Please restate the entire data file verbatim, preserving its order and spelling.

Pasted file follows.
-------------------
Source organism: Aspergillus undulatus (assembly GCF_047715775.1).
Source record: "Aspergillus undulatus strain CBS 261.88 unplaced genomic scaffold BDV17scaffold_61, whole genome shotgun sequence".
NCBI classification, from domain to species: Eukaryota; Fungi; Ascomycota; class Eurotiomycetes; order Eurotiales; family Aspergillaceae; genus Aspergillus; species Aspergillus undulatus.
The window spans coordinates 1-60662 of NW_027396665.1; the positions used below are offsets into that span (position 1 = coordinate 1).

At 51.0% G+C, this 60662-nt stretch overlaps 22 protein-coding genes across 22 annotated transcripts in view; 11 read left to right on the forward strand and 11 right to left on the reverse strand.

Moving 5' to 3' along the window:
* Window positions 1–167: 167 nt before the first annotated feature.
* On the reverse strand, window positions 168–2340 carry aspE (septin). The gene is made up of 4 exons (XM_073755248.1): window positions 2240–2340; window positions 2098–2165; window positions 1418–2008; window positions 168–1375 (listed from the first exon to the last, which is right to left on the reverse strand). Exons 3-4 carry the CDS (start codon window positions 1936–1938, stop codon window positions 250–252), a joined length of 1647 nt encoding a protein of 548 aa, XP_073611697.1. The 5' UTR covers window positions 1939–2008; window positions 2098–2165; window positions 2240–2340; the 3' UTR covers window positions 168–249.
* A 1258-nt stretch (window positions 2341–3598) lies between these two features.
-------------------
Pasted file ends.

Source organism: Aspergillus undulatus (assembly GCF_047715775.1).
Source record: "Aspergillus undulatus strain CBS 261.88 unplaced genomic scaffold BDV17scaffold_61, whole genome shotgun sequence".
NCBI classification, from domain to species: Eukaryota; Fungi; Ascomycota; class Eurotiomycetes; order Eurotiales; family Aspergillaceae; genus Aspergillus; species Aspergillus undulatus.
The window spans coordinates 1-60662 of NW_027396665.1; the positions used below are offsets into that span (position 1 = coordinate 1).

At 51.0% G+C, this 60662-nt stretch overlaps 22 protein-coding genes across 22 annotated transcripts in view; 11 read left to right on the forward strand and 11 right to left on the reverse strand.

Moving 5' to 3' along the window:
* Window positions 1–167: 167 nt before the first annotated feature.
* On the reverse strand, window positions 168–2340 carry aspE (septin). The gene is made up of 4 exons (XM_073755248.1): window positions 2240–2340; window positions 2098–2165; window positions 1418–2008; window positions 168–1375 (listed from the first exon to the last, which is right to left on the reverse strand). Exons 3-4 carry the CDS (start codon window positions 1936–1938, stop codon window positions 250–252), a joined length of 1647 nt encoding a protein of 548 aa, XP_073611697.1. The 5' UTR covers window positions 1939–2008; window positions 2098–2165; window positions 2240–2340; the 3' UTR covers window positions 168–249.
* A 1258-nt stretch (window positions 2341–3598) lies between these two features.